Al Batt: Minnsplaining for the state

Published 5:18 pm Tuesday, March 12, 2024

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Echoes from the Loafers’ Club Meeting

What did you do yesterday?

I spent the whole day watching TV in my pajamas.

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I didn’t know they made pajamas with a TV in them.

Driving by Bruce’s drive

I have a wonderful neighbor named Bruce. Whenever I pass his drive, thoughts occur to me. I enjoy watching baseball. I like the leisurely pace, and I don’t need to be entertained every second. I went to a World Series game once. The place was packed, and a woman waving a homer hankie snapped me sharply in the ear. I wouldn’t have seen much of the game if the fellow standing in front of me hadn’t had a pierced ear.

Baseball caps are a poor man’s toupee. If you buy enough things, sooner or later, someone gives you a cap—a gimme cap. A friend buys them at thrift stores. A thrift store is a time machine that smells like Grandma’s house, where you can buy bowling trophies and a nice shirt for church with the name “Herb” stitched above its pocket. I stop at thrift stores because I like books and hope something good pops up like a jack-in-the-box.

A friend accused

me of Minnsplaining

After I told him I’d rather hypnotize chickens than golf. All I needed to do was hold the chicken’s head down against the ground and draw a straight line using a stick or my finger, starting at the beak and extending straight outward in front of the chicken. If done correctly, the chicken was put into a trance and remained still. To de-hypnotize the chicken, I gave it a gentle push. Other methods included swirling a finger in a circle around the bird’s head or tucking its head underneath its wing. Ernest Hemingway mentioned the latter method in his book, “The Dangerous Summer,” comparing it to the hypnotic effect of a bullfighter’s cape. The parlor trick did neither the chicken nor I any good, so I’ve stopped hypnotizing chickens. I failed the hen trance exam.

A courteous act

Out of the corner of my eye, I caught sight of a woman who was headed to the same entrance as I was, so I grabbed the door and held it open for her. No woman appeared to take advantage of my benevolence. I turned to see she was rushing to the door. I had misjudged her pace or her distance from the door. Instead of helping, I made her hurry. I apologized in the way of my people by saying, “Oops!”

I’ve learned

Any flying object is a UFO if you can’t identify it.

Standing on the shore of Lake Superior makes me feel insignificant. One more drip

made little difference there.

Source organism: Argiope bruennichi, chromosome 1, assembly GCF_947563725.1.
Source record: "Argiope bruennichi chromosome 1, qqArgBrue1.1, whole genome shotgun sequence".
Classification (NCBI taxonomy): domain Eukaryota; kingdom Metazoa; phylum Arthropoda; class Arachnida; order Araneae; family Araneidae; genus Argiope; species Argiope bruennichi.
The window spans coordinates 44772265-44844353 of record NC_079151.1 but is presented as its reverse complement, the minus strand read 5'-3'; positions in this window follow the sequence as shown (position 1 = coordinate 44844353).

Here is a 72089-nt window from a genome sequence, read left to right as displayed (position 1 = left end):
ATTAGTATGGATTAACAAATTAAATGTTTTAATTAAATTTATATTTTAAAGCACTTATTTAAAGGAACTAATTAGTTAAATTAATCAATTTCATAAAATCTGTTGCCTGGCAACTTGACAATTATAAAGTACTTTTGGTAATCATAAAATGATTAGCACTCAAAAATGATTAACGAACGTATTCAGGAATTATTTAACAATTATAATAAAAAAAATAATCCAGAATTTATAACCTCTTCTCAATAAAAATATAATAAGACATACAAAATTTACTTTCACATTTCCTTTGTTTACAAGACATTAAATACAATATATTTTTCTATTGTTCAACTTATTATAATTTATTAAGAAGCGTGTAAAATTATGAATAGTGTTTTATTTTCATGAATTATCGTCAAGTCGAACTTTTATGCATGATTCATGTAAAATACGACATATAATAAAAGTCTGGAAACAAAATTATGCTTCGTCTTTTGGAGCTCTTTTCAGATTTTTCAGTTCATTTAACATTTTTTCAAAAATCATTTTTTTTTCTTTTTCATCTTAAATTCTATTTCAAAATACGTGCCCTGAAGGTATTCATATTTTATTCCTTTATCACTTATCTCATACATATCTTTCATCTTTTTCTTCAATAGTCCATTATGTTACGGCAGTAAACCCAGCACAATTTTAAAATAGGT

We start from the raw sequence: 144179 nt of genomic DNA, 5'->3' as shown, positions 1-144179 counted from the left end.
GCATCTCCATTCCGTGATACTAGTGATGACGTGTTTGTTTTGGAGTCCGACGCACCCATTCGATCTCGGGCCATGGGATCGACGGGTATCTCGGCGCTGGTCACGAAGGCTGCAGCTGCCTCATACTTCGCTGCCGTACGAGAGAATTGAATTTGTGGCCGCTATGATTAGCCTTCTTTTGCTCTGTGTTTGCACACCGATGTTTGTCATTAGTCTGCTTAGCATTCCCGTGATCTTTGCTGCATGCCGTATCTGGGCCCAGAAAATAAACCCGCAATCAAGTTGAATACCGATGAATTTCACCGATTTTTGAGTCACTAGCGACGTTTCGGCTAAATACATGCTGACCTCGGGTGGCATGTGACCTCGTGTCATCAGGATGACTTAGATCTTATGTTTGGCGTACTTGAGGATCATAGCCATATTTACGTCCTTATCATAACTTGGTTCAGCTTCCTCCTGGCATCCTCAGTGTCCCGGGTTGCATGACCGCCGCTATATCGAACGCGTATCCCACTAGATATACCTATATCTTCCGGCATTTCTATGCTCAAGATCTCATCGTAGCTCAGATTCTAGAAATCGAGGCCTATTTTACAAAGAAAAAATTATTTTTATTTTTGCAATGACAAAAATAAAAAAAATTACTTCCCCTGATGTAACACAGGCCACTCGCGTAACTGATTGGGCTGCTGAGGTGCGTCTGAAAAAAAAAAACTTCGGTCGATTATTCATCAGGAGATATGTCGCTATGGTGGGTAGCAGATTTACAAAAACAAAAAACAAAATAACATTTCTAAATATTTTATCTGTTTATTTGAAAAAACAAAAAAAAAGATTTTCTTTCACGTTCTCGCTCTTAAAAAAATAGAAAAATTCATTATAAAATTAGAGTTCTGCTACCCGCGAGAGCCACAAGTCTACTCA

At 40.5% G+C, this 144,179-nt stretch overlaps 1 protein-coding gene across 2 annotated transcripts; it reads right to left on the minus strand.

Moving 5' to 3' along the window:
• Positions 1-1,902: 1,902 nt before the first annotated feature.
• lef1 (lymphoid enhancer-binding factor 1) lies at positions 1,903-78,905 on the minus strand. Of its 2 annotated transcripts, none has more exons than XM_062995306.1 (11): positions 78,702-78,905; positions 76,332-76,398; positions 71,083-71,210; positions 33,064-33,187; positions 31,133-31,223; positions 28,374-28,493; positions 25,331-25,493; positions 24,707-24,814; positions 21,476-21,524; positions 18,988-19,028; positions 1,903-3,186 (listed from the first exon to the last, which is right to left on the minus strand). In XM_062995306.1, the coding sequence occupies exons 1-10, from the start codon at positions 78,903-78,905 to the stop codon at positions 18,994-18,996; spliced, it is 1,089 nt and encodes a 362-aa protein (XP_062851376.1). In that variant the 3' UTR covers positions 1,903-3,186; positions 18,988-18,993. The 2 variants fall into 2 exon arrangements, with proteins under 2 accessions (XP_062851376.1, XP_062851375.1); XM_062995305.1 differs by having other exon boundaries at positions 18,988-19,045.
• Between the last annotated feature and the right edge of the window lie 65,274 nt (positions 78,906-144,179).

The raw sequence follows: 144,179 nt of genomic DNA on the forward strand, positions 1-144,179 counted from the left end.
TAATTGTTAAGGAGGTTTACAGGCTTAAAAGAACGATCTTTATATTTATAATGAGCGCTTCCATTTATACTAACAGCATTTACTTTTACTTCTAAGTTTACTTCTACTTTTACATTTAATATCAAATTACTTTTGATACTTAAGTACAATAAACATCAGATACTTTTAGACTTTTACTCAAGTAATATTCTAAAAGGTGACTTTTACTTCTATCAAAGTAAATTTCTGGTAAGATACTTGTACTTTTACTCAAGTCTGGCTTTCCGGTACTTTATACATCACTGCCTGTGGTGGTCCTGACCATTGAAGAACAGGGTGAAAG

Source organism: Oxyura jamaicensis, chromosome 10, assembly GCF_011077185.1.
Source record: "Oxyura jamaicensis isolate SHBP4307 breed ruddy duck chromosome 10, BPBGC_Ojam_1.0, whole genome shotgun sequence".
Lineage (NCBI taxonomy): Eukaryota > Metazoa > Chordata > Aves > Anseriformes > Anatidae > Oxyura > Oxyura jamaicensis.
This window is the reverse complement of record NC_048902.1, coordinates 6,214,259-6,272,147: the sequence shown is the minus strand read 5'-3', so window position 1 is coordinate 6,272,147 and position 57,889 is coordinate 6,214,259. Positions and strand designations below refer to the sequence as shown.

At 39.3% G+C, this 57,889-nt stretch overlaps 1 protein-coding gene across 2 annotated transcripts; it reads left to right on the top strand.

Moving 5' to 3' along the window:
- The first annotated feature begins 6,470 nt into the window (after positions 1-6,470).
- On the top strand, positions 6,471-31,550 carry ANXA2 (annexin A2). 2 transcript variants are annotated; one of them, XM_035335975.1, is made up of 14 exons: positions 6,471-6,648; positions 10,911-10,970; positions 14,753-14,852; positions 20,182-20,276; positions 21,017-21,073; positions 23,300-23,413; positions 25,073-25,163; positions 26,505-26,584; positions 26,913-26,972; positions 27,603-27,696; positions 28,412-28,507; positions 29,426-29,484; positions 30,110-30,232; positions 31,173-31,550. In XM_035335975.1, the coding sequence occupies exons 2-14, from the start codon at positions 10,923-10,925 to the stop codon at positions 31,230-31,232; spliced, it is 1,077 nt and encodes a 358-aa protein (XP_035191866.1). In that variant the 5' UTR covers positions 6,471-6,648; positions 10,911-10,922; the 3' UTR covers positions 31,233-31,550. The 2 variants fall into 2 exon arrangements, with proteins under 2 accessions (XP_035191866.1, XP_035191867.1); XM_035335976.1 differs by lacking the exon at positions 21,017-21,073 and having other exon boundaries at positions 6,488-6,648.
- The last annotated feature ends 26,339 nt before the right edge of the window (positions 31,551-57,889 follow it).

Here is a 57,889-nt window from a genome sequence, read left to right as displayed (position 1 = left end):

A baby’s first Christmas always comes before its first birthday.

Few people die in a cemetery.

Tuesday is equally as far away from Friday as Monday is.

A toaster that toasts too well is broken.

The roof of my house isn’t the greatest, but it’s up there.

People pay to make their cars quieter and louder.

Bad jokes department

Why don’t we ever see elephants hiding in trees? It’s because they’re very good at it.

What makes us human? Selecting all images containing traffic lights.

I fancied a girl in college who knew only four vowels. She never knew I existed.

I gave my wife a glue-stick instead of her Chapstick. It was an accident, but she’s still not talking to me.

Does anyone else forget the abbreviation for Maine or is it just Me?

A man walked into a bar and was disqualified from the limbo competition.

Nature notes

Why does a squirrel eat only the white tip of a kernel of corn? It’s fussy. Squirrels eat only the nutrient-dense heart or germ of a kernel of corn, casting aside the rest for other hungry creatures. The germ has a moderate concentration of lipids (oils and fat) and a variety of proteins that are used during seedling growth. The rest of the kernel is mostly starch, which the squirrel either doesn’t need or want.

A quill is the hollow stem of a bird’s feather used as a writing instrument. Goose feathers were the principal source of quills, but quill pens were also made from the feathers of swans, crows, eagles, owls, hawks and turkeys. The best feathers for making a quill are the first five flight feathers (primaries). Thomas Jefferson, the third president of the United States, was a prolific writer who raised geese at Monticello to supply feathers for his quill pens.

Meeting adjourned

Repay kindness with kindness. You could never go wrong sending a thank you note.